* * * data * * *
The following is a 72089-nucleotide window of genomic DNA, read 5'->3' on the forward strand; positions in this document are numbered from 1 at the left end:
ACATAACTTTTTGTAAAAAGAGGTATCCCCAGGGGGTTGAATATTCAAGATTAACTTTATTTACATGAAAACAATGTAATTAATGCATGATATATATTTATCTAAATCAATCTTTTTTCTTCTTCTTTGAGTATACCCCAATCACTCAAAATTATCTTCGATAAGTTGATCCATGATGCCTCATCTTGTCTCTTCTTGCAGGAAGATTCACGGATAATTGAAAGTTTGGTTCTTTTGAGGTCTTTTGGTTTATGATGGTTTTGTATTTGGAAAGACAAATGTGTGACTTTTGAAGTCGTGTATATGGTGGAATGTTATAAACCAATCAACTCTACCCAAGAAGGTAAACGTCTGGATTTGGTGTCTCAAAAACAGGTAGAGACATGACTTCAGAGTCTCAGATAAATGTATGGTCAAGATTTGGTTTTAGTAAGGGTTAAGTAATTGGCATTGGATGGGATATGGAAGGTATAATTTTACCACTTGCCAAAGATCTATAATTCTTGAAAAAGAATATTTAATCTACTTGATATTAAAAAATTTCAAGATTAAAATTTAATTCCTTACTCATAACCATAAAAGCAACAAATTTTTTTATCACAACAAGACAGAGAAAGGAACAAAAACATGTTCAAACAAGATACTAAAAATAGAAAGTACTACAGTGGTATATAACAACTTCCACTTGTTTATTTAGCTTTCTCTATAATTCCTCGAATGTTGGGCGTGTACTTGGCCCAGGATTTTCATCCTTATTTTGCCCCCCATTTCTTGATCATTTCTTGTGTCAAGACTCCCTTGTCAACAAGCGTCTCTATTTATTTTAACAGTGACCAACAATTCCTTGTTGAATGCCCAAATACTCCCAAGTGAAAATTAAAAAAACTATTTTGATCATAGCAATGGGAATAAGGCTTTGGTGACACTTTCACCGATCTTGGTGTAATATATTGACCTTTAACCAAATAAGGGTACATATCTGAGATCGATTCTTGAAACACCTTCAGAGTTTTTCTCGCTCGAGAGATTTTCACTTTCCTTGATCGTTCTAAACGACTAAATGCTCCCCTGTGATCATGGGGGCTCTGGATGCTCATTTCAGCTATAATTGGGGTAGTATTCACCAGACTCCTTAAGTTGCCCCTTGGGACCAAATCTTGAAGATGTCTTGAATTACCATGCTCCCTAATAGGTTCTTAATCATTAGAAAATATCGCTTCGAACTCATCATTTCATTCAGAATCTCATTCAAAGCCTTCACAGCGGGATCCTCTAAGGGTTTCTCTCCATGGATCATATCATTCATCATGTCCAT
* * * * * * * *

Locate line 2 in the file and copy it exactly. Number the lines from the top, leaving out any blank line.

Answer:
ACATAACTTTTTGTAAAAAGAGGTATCCCCAGGGGGTTGAATATTCAAGATTAACTTTATTTACATGAAAACAATGTAATTAATGCATGATATATATTTATCTAAATCAATCTTTTTTCTTCTTCTTTGAGTATACCCCAATCACTCAAAATTATCTTCGATAAGTTGATCCATGATGCCTCATCTTGTCTCTTCTTGCAGGAAGATTCACGGATAATTGAAAGTTTGGTTCTTTTGAGGTCTTTTGGTTTATGATGGTTTTGTATTTGGAAAGACAAATGTGTGACTTTTGAAGTCGTGTATATGGTGGAATGTTATAAACCAATCAACTCTACCCAAGAAGGTAAACGTCTGGATTTGGTGTCTCAAAAACAGGTAGAGACATGACTTCAGAGTCTCAGATAAATGTATGGTCAAGATTTGGTTTTAGTAAGGGTTAAGTAATTGGCATTGGATGGGATATGGAAGGTATAATTTTACCACTTGCCAAAGATCTATAATTCTTGAAAAAGAATATTTAATCTACTTGATATTAAAAAATTTCAAGATTAAAATTTAATTCCTTACTCATAACCATAAAAGCAACAAATTTTTTTATCACAACAAGACAGAGAAAGGAACAAAAACATGTTCAAACAAGATACTAAAAATAGAAAGTACTACAGTGGTATATAACAACTTCCACTTGTTTATTTAGCTTTCTCTATAATTCCTCGAATGTTGGGCGTGTACTTGGCCCAGGATTTTCATCCTTATTTTGCCCCCCATTTCTTGATCATTTCTTGTGTCAAGACTCCCTTGTCAACAAGCGTCTCTATTTATTTTAACAGTGACCAACAATTCCTTGTTGAATGCCCAAATACTCCCAAGTGAAAATTAAAAAAACTATTTTGATCATAGCAATGGGAATAAGGCTTTGGTGACACTTTCACCGATCTTGGTGTAATATATTGACCTTTAACCAAATAAGGGTACATATCTGAGATCGATTCTTGAAACACCTTCAGAGTTTTTCTCGCTCGAGAGATTTTCACTTTCCTTGATCGTTCTAAACGACTAAATGCTCCCCTGTGATCATGGGGGCTCTGGATGCTCATTTCAGCTATAATTGGGGTAGTATTCACCAGACTCCTTAAGTTGCCCCTTGGGACCAAATCTTGAAGATGTCTTGAATTACCATGCTCCCTAATAGGTTCTTAATCATTAGAAAATATCGCTTCGAACTCATCATTTCATTCAGAATCTCATTCAAAGCCTTCACAGCGGGATCCTCTAAGGGTTTCTCTCCATGGATCATATCATTCATCATGTCCAT